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Implementing the National accelerated Literacy Program in Northern Territory: Findings of questionnaires focus group and observation of teaching practice

Robinson, Gary, Bartlett, Claire, Lea, Tess, Morrison, Perry and Rivalland, Judith (2010). Implementing the National accelerated Literacy Program in Northern Territory: Findings of questionnaires focus group and observation of teaching practice. In: Australian Association for Research in Education (AARE) International Education Research Conference 2009, Canberra, 29 November - 3 December 2009.

Document type: Conference Paper

IRMA ID 81704288xPUB521
Author Robinson, Gary
Bartlett, Claire
Lea, Tess
Morrison, Perry
Rivalland, Judith
Title Implementing the National accelerated Literacy Program in Northern Territory: Findings of questionnaires focus group and observation of teaching practice
Conference Name Australian Association for Research in Education (AARE) International Education Research Conference 2009
Conference Location Canberra
Conference Dates 29 November - 3 December 2009
Conference Publication Title AARE 2009 Conference Proceedings. Inspiring Innovation Research in Education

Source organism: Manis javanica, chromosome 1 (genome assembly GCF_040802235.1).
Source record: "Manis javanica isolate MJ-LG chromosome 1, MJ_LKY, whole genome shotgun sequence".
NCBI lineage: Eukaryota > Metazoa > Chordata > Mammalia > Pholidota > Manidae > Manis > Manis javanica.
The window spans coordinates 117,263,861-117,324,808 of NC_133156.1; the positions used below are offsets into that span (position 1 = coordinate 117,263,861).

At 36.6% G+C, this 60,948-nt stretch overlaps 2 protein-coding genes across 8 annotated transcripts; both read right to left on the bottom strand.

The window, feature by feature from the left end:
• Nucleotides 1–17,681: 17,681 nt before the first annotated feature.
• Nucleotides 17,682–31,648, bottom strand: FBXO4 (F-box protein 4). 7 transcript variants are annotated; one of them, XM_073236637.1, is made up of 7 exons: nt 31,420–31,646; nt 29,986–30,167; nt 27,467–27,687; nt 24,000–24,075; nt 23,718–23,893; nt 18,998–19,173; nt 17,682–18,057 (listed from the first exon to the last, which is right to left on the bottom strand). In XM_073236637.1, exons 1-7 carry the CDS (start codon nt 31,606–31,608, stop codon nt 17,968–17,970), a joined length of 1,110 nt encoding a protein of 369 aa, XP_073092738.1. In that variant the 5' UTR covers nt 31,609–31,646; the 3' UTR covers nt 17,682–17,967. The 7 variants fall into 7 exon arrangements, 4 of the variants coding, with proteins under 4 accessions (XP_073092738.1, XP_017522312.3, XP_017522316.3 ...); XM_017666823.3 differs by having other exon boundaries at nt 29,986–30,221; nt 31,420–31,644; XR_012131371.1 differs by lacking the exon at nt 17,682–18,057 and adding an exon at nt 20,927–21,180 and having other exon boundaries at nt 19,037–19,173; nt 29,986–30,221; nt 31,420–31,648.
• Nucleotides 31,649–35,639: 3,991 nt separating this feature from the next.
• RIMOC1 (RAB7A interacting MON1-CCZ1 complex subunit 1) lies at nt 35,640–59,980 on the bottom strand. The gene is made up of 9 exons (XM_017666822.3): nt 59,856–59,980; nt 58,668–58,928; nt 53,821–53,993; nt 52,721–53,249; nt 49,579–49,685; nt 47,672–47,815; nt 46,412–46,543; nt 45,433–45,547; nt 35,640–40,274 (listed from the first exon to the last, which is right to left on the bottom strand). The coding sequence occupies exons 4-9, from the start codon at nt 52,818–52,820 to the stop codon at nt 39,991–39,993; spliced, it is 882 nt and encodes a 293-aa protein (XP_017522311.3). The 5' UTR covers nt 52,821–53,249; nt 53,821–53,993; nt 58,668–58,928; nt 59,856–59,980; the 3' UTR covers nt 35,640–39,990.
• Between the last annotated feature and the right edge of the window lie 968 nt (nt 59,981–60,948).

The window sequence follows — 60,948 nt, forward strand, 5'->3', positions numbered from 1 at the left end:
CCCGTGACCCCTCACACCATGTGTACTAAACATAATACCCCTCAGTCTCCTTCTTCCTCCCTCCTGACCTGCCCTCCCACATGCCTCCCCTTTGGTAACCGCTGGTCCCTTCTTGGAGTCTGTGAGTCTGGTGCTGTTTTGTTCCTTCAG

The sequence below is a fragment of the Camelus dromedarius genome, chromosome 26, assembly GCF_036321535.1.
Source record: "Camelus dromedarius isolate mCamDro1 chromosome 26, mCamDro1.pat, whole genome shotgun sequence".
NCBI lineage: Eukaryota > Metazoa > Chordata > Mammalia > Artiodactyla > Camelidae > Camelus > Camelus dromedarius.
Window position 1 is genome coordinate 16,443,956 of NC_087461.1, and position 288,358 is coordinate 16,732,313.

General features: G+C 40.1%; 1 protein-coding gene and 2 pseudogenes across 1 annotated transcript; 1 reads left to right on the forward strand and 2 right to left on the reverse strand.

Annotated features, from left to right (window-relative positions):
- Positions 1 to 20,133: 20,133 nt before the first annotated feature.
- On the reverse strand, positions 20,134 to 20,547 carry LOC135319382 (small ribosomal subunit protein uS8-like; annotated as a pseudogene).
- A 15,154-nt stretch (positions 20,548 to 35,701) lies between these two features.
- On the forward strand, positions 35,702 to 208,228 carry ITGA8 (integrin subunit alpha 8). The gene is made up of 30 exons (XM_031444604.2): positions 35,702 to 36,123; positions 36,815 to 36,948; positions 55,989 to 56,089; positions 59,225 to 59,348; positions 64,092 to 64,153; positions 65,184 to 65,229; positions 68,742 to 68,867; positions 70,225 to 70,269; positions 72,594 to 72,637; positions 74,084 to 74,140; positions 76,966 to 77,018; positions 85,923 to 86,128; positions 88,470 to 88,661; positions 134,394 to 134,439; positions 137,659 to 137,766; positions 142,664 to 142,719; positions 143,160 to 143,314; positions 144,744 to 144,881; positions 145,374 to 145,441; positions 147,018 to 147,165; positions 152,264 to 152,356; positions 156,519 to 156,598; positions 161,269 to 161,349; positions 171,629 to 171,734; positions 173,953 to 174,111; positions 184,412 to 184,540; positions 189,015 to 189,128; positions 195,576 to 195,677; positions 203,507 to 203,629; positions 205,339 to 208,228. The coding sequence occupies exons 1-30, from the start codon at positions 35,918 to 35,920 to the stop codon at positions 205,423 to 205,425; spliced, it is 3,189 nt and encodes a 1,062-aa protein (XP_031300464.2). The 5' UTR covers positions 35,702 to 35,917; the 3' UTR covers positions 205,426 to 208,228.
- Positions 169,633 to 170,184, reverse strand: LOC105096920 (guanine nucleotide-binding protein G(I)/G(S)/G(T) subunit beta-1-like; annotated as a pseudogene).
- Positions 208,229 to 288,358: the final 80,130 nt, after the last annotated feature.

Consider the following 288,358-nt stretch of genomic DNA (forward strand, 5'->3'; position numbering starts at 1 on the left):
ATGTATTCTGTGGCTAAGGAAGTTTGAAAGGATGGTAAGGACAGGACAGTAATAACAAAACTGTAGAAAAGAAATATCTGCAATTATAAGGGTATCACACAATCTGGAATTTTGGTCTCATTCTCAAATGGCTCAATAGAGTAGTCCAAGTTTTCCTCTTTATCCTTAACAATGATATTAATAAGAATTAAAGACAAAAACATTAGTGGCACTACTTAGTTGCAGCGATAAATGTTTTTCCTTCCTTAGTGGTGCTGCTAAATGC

Place of Publication Melbourne
Publisher Australian Association for Research in Education
Publication Year 2010
ISSN 11324-9320   (check CDU catalogue open catalogue search in new window)
Total Pages 19
Abstract This is the first of two papers on outcomes of the evaluation of the National Accelerated Literacy Program (NALP) in the NT. NALP was an attempt to rapidly improve literacy outcomes for Indigenous students in 100 schools in the Northern Territory by implementing a method of teaching known as Accelerated Literacy (AL). The authors present findings of the evaluation of the implementation of NALP (2006-2008), focusing on the degree to which the implementation program was effective in changing teaching practices according to the requirements of the Accelerated Literacy method. The evaluators conducted a survey of practitioners, focus group interviews with teachers and coordinators in schools and systematically observed AL teaching in 68 classrooms in 36 schools. It confirms that within four years, NALP had achieved the implementation of AL in a large number of NT schools such that teachers and principals in close to the target number of schools had been engaged in the process of change. However, notwithstanding this progress in implementation of the program in NT schools, the results of this evaluation suggest that by early 2008 there had been uneven success in changing teacher practice to achieve the levels of teaching of AL to desired standards in classrooms. The evaluation questions whether the policy commitments were always insufficient to support and sustain the implementation of AL to appropriate levels in terms of quality and completeness of systemic support.
Description for Link Link to conference paper
URL http://www.aare.edu.au/data/publications/2009/bar091587.pdf
 
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